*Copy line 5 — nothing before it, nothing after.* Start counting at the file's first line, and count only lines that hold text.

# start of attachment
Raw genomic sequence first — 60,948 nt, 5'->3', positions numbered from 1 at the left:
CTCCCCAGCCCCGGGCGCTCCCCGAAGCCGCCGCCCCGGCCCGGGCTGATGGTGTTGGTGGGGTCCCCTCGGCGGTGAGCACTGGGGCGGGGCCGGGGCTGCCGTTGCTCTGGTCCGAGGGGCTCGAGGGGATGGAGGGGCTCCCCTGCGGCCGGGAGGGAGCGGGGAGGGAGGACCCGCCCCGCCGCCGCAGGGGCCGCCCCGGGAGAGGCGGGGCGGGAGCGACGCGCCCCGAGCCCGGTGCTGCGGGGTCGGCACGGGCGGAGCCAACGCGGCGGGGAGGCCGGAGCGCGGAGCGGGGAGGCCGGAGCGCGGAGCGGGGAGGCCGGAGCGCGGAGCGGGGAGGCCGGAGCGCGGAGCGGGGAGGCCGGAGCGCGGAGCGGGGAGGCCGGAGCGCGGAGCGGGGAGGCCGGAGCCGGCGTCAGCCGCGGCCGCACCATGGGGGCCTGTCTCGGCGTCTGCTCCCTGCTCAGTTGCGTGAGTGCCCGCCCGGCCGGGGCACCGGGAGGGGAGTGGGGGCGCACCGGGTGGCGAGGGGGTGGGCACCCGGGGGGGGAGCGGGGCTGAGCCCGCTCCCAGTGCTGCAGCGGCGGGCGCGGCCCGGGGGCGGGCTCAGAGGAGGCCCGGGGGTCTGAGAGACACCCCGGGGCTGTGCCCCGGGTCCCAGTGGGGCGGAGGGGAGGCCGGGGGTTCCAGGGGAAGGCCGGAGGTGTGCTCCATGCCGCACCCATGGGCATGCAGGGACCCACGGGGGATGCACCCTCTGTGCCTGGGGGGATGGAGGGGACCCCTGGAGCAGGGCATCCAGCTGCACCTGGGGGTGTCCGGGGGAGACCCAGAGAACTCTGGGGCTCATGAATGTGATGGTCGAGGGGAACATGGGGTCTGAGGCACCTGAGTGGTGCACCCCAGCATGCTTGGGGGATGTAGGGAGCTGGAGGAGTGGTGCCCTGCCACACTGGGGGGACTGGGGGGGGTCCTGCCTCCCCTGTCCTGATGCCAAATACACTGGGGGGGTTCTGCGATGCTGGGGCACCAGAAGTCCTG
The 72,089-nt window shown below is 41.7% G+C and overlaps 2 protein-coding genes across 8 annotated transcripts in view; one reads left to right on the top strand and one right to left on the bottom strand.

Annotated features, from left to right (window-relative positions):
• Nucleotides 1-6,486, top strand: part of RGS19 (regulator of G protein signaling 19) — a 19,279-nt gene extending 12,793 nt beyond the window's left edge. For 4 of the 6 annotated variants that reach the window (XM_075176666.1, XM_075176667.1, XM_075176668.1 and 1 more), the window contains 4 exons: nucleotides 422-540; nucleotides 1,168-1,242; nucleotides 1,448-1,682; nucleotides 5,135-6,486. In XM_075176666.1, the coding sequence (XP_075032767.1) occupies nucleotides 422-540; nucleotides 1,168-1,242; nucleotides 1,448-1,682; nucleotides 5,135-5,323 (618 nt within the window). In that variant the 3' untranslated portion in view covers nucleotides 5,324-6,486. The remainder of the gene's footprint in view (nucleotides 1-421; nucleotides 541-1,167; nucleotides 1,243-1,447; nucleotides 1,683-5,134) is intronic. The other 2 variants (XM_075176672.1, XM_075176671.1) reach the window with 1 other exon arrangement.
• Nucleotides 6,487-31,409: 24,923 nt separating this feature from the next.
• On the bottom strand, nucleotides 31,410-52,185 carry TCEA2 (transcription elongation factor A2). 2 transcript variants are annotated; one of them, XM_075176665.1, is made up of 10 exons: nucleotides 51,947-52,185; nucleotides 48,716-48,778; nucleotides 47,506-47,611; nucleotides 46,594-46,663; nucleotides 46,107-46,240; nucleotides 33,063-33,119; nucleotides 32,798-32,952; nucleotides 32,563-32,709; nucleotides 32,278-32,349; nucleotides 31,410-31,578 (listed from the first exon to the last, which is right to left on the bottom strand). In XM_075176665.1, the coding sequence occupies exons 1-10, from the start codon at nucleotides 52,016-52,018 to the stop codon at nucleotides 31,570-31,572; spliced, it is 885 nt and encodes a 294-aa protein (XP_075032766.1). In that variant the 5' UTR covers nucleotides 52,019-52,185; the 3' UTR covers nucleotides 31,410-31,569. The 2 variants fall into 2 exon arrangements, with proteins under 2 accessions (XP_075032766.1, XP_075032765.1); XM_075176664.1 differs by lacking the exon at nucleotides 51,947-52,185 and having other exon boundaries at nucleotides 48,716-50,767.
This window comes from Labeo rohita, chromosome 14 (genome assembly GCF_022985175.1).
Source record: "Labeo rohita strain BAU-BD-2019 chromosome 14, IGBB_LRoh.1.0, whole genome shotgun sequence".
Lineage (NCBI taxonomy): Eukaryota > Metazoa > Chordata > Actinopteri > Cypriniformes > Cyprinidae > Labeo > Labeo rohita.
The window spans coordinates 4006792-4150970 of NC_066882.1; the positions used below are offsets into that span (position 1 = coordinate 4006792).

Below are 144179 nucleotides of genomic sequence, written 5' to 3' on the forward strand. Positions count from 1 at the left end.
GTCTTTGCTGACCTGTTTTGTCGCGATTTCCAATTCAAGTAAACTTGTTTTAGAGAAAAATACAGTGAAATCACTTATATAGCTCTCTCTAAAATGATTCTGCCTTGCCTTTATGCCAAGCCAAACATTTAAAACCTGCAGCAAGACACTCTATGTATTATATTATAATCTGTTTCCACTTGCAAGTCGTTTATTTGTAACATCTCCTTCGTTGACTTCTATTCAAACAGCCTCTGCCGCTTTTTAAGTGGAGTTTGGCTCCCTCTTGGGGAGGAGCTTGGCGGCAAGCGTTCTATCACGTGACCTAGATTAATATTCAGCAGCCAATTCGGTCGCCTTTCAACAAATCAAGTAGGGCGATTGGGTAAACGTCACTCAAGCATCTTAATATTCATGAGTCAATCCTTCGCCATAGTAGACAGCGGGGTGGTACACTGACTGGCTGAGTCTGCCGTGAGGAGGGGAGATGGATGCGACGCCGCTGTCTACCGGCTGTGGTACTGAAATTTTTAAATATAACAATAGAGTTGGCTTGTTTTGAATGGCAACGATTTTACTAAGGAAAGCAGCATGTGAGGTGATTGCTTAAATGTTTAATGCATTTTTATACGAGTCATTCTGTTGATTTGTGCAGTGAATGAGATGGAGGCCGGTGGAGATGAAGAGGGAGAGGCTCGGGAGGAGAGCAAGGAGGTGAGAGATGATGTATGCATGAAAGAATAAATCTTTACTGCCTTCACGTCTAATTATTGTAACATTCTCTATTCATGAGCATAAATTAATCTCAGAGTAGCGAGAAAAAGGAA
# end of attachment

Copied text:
• Nucleotides 1-6,486, top strand: part of RGS19 (regulator of G protein signaling 19) — a 19,279-nt gene extending 12,793 nt beyond the window's left edge. For 4 of the 6 annotated variants that reach the window (XM_075176666.1, XM_075176667.1, XM_075176668.1 and 1 more), the window contains 4 exons: nucleotides 422-540; nucleotides 1,168-1,242; nucleotides 1,448-1,682; nucleotides 5,135-6,486. In XM_075176666.1, the coding sequence (XP_075032767.1) occupies nucleotides 422-540; nucleotides 1,168-1,242; nucleotides 1,448-1,682; nucleotides 5,135-5,323 (618 nt within the window). In that variant the 3' untranslated portion in view covers nucleotides 5,324-6,486. The remainder of the gene's footprint in view (nucleotides 1-421; nucleotides 541-1,167; nucleotides 1,243-1,447; nucleotides 1,683-5,134) is intronic. The other 2 variants (XM_075176672.1, XM_075176671.1) reach the window with 1 other exon arrangement.